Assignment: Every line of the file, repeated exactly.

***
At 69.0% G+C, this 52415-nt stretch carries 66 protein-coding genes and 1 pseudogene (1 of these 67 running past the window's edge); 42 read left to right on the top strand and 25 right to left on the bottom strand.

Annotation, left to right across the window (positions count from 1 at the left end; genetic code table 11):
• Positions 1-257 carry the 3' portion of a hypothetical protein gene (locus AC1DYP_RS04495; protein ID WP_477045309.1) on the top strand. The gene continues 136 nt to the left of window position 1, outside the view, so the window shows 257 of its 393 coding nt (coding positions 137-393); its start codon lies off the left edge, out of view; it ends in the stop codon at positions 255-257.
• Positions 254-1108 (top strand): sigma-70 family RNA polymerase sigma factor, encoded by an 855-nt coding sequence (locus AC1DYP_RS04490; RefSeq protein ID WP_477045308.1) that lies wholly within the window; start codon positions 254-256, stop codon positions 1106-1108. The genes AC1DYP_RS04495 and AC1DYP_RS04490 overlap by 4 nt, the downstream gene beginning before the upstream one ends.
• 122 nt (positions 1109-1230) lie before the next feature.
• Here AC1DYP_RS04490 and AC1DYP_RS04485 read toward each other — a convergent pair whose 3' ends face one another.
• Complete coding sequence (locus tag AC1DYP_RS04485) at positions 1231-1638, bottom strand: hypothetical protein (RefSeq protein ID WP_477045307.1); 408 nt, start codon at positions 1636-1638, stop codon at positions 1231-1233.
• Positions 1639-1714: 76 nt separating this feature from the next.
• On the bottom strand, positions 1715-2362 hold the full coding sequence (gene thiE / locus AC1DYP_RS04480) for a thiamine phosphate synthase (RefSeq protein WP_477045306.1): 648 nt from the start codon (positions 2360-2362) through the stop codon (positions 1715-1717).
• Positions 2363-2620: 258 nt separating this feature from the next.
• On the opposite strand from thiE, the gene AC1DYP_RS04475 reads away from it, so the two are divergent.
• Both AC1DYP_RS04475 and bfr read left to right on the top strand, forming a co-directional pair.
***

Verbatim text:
At 69.0% G+C, this 52415-nt stretch carries 66 protein-coding genes and 1 pseudogene (1 of these 67 running past the window's edge); 42 read left to right on the top strand and 25 right to left on the bottom strand.

Annotation, left to right across the window (positions count from 1 at the left end; genetic code table 11):
• Positions 1-257 carry the 3' portion of a hypothetical protein gene (locus AC1DYP_RS04495; protein ID WP_477045309.1) on the top strand. The gene continues 136 nt to the left of window position 1, outside the view, so the window shows 257 of its 393 coding nt (coding positions 137-393); its start codon lies off the left edge, out of view; it ends in the stop codon at positions 255-257.
• Positions 254-1108 (top strand): sigma-70 family RNA polymerase sigma factor, encoded by an 855-nt coding sequence (locus AC1DYP_RS04490; RefSeq protein ID WP_477045308.1) that lies wholly within the window; start codon positions 254-256, stop codon positions 1106-1108. The genes AC1DYP_RS04495 and AC1DYP_RS04490 overlap by 4 nt, the downstream gene beginning before the upstream one ends.
• 122 nt (positions 1109-1230) lie before the next feature.
• Here AC1DYP_RS04490 and AC1DYP_RS04485 read toward each other — a convergent pair whose 3' ends face one another.
• Complete coding sequence (locus tag AC1DYP_RS04485) at positions 1231-1638, bottom strand: hypothetical protein (RefSeq protein ID WP_477045307.1); 408 nt, start codon at positions 1636-1638, stop codon at positions 1231-1233.
• Positions 1639-1714: 76 nt separating this feature from the next.
• On the bottom strand, positions 1715-2362 hold the full coding sequence (gene thiE / locus AC1DYP_RS04480) for a thiamine phosphate synthase (RefSeq protein WP_477045306.1): 648 nt from the start codon (positions 2360-2362) through the stop codon (positions 1715-1717).
• Positions 2363-2620: 258 nt separating this feature from the next.
• On the opposite strand from thiE, the gene AC1DYP_RS04475 reads away from it, so the two are divergent.
• Both AC1DYP_RS04475 and bfr read left to right on the top strand, forming a co-directional pair.